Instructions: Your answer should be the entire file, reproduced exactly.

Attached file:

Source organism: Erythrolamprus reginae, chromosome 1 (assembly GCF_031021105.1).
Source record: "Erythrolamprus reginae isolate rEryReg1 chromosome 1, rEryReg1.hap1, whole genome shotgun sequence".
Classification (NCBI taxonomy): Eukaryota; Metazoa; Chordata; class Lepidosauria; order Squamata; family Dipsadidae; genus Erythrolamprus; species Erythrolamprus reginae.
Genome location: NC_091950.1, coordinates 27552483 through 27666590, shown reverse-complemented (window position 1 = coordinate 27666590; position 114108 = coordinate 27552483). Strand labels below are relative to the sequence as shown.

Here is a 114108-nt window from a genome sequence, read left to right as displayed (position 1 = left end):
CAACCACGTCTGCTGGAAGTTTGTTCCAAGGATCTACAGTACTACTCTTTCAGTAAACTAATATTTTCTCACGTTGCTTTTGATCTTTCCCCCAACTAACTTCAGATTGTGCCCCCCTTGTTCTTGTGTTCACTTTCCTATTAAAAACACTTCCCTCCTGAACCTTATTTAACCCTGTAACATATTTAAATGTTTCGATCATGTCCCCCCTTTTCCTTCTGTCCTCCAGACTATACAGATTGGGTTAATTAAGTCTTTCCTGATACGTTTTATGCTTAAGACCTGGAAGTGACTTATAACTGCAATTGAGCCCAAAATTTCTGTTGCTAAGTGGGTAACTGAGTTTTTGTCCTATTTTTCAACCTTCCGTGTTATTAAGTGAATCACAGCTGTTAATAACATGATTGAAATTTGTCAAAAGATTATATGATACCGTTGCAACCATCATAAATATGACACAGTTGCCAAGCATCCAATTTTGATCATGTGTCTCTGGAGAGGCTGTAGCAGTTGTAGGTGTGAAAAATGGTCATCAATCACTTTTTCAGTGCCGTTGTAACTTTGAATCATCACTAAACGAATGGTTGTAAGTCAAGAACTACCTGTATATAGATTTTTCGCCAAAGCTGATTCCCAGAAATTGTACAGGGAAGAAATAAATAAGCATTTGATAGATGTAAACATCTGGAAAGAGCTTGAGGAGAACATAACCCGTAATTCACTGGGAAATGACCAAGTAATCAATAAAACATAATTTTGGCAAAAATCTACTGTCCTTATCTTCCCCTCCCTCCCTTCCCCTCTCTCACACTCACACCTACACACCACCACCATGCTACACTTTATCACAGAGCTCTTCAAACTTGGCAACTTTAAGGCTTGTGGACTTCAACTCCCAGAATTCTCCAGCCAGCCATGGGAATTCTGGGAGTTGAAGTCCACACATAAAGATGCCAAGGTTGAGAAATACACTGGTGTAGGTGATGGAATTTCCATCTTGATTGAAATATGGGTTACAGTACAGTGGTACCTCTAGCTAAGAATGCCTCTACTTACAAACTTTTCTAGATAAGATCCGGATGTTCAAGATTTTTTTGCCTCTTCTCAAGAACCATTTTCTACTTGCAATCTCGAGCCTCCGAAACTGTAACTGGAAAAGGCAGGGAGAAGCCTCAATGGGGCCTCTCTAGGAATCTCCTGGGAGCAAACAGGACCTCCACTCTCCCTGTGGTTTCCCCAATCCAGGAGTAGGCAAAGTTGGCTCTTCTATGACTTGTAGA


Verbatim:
Source organism: Erythrolamprus reginae, chromosome 1 (assembly GCF_031021105.1).
Source record: "Erythrolamprus reginae isolate rEryReg1 chromosome 1, rEryReg1.hap1, whole genome shotgun sequence".
Classification (NCBI taxonomy): Eukaryota; Metazoa; Chordata; class Lepidosauria; order Squamata; family Dipsadidae; genus Erythrolamprus; species Erythrolamprus reginae.
Genome location: NC_091950.1, coordinates 27552483 through 27666590, shown reverse-complemented (window position 1 = coordinate 27666590; position 114108 = coordinate 27552483). Strand labels below are relative to the sequence as shown.

Here is a 114108-nt window from a genome sequence, read left to right as displayed (position 1 = left end):
CAACCACGTCTGCTGGAAGTTTGTTCCAAGGATCTACAGTACTACTCTTTCAGTAAACTAATATTTTCTCACGTTGCTTTTGATCTTTCCCCCAACTAACTTCAGATTGTGCCCCCCTTGTTCTTGTGTTCACTTTCCTATTAAAAACACTTCCCTCCTGAACCTTATTTAACCCTGTAACATATTTAAATGTTTCGATCATGTCCCCCCTTTTCCTTCTGTCCTCCAGACTATACAGATTGGGTTAATTAAGTCTTTCCTGATACGTTTTATGCTTAAGACCTGGAAGTGACTTATAACTGCAATTGAGCCCAAAATTTCTGTTGCTAAGTGGGTAACTGAGTTTTTGTCCTATTTTTCAACCTTCCGTGTTATTAAGTGAATCACAGCTGTTAATAACATGATTGAAATTTGTCAAAAGATTATATGATACCGTTGCAACCATCATAAATATGACACAGTTGCCAAGCATCCAATTTTGATCATGTGTCTCTGGAGAGGCTGTAGCAGTTGTAGGTGTGAAAAATGGTCATCAATCACTTTTTCAGTGCCGTTGTAACTTTGAATCATCACTAAACGAATGGTTGTAAGTCAAGAACTACCTGTATATAGATTTTTCGCCAAAGCTGATTCCCAGAAATTGTACAGGGAAGAAATAAATAAGCATTTGATAGATGTAAACATCTGGAAAGAGCTTGAGGAGAACATAACCCGTAATTCACTGGGAAATGACCAAGTAATCAATAAAACATAATTTTGGCAAAAATCTACTGTCCTTATCTTCCCCTCCCTCCCTTCCCCTCTCTCACACTCACACCTACACACCACCACCATGCTACACTTTATCACAGAGCTCTTCAAACTTGGCAACTTTAAGGCTTGTGGACTTCAACTCCCAGAATTCTCCAGCCAGCCATGGGAATTCTGGGAGTTGAAGTCCACACATAAAGATGCCAAGGTTGAGAAATACACTGGTGTAGGTGATGGAATTTCCATCTTGATTGAAATATGGGTTACAGTACAGTGGTACCTCTAGCTAAGAATGCCTCTACTTACAAACTTTTCTAGATAAGATCCGGATGTTCAAGATTTTTTTGCCTCTTCTCAAGAACCATTTTCTACTTGCAATCTCGAGCCTCCGAAACTGTAACTGGAAAAGGCAGGGAGAAGCCTCAATGGGGCCTCTCTAGGAATCTCCTGGGAGCAAACAGGACCTCCACTCTCCCTGTGGTTTCCCCAATCCAGGAGTAGGCAAAGTTGGCTCTTCTATGACTTGTAGA